Power market credit crisis looms as Texas bills come due

The Texas electricity crisis last week has morphed into a credit crisis in the state’s wholesale power market, where participants have begun defaulting on a portion of the $50bn in energy purchases made during record cold weather, according to an update from the grid operator. 

The Electric Reliability Council of Texas (Ercot), which serves as a central clearing house for buyers and sellers in the wholesale electricity market, said on Wednesday that it had tapped emergency funding to cover failed payments.

Electricity prices reached the maximum allowable $9,000 a megawatt-hour last week, far above typical levels of about $25, as the winter storm shut down half the state’s generating capacity. 

The bill is now coming due as buyers — such as electricity retailers, municipal utilities and power generators — have to post collateral as a down payment on purchases. Some retailers have failed to deliver it, Kenan Ogelman, Ercot’s vice-president of commercial operations, told the agency’s board.

“Defaults are possible, and some have already happened,” he said.

If buyers are not able to cover their bills, Ercot will pay the generator and the charges will ultimately be spread out to other market participants, including other generators and traders, as permitted by regulations.

Collateral requirements soared as a result of the electricity price rise. The total amount held at Ercot at the start of February totalled about $600m, but a single company, power producer Exelon, said on Wednesday it had posted $1.4bn of collateral with Ercot. It has funded the collateral call with new borrowing, and will book losses of $560m-$710m as a result of the storm, when three of its gas generating plants went offline.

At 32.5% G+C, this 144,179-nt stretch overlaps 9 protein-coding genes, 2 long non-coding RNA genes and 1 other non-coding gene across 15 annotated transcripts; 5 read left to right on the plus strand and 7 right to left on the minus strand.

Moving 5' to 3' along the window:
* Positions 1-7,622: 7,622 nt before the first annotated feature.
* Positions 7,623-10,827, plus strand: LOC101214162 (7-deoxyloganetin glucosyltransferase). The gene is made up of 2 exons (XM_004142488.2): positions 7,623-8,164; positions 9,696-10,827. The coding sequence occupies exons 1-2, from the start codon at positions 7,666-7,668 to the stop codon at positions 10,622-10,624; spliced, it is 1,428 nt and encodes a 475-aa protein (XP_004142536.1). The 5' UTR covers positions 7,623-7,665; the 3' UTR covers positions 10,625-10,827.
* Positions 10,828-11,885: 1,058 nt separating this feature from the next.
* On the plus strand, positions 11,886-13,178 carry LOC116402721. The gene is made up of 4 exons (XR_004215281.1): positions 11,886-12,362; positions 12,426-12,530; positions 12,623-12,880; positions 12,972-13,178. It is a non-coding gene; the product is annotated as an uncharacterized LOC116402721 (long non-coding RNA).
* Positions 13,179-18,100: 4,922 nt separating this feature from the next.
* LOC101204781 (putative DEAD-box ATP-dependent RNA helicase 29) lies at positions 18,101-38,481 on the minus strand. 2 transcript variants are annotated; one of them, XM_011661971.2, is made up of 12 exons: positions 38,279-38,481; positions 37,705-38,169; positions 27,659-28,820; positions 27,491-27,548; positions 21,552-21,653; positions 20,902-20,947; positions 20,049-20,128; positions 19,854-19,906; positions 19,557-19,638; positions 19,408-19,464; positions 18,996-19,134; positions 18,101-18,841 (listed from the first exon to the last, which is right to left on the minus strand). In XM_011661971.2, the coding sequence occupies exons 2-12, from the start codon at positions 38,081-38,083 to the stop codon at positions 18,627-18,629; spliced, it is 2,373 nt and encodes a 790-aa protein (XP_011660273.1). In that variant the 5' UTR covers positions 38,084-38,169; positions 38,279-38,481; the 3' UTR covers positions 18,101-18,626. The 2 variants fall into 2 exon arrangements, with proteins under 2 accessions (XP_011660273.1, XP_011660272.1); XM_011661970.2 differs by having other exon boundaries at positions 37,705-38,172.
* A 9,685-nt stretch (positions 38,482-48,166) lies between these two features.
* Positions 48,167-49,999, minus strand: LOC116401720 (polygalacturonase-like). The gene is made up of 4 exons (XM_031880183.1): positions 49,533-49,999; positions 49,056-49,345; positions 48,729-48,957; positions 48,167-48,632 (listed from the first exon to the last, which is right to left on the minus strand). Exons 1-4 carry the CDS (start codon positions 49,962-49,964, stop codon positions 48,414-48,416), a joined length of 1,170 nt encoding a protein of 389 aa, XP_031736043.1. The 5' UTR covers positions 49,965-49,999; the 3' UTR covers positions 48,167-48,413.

Collateral requirements would peak on Thursday and Friday this week and add “financial stress” on market participants, Ogelman said.

Ercot paused collections on Monday, a day after the Public Utility Commission of Texas had ordered the grid operator to use “discretion” on deadlines for settlements, collateral obligations and payments. 

Some retail providers facing potentially ruinous bills after having to buy power at maximum prices urged the PUCT and state officials to freeze settlement payments and retroactively reduce prices to avoid long-lasting damage to the highly competitive retail marketplace.

However, Ogelman said continuing to halt payments would lead to problems — among them for the adjacent energy futures markets operated by Intercontinental Exchange, where many Ercot participants offset their risks. ICE declined to comment.

“There are consequences to any pause,” Ogelman said. “I think it’s important to understand that there’s a train of dominoes, essentially, that flow through Ercot and into other markets.” 

The extent of the potential liquidity crisis will become clear as more invoices are sent out. “When we have several billions of dollars of invoices outstanding, then it’s a matter of how much of those get paid relative to the collateral we have,” said Sean Taylor, Ercot chief financial officer. “The next couple of days will really determine where we stand.”

To cover shortfalls from defaulting parties, the non-profit had begun to tap an almost $1bn fund supported by electric transmission contracts, Taylor said. 

Governor Greg Abbott has called consumer bills that surged to thousands of dollars for the week “unacceptable”, and the state legislature is due to take up Ercot reform in a legislative session starting on Thursday. But so far there have been no proposals made to deal with the threat of a short-term liquidity crisis in the electricity market. 

Chicago-based Exelon said its final tally of Texas losses would be influenced by factors including “the impacts of customer and counterparty credit losses” and “any state sponsored solutions to address the financial challenges caused by the event”.

Fitch, the debt rating agency, placed all Texas municipal and co-operative electric utilities on a negative outlook, citing the “potentially severe, but uncertain, financial impact of operating challenges, market dislocation and winter weather on the sector last week”.

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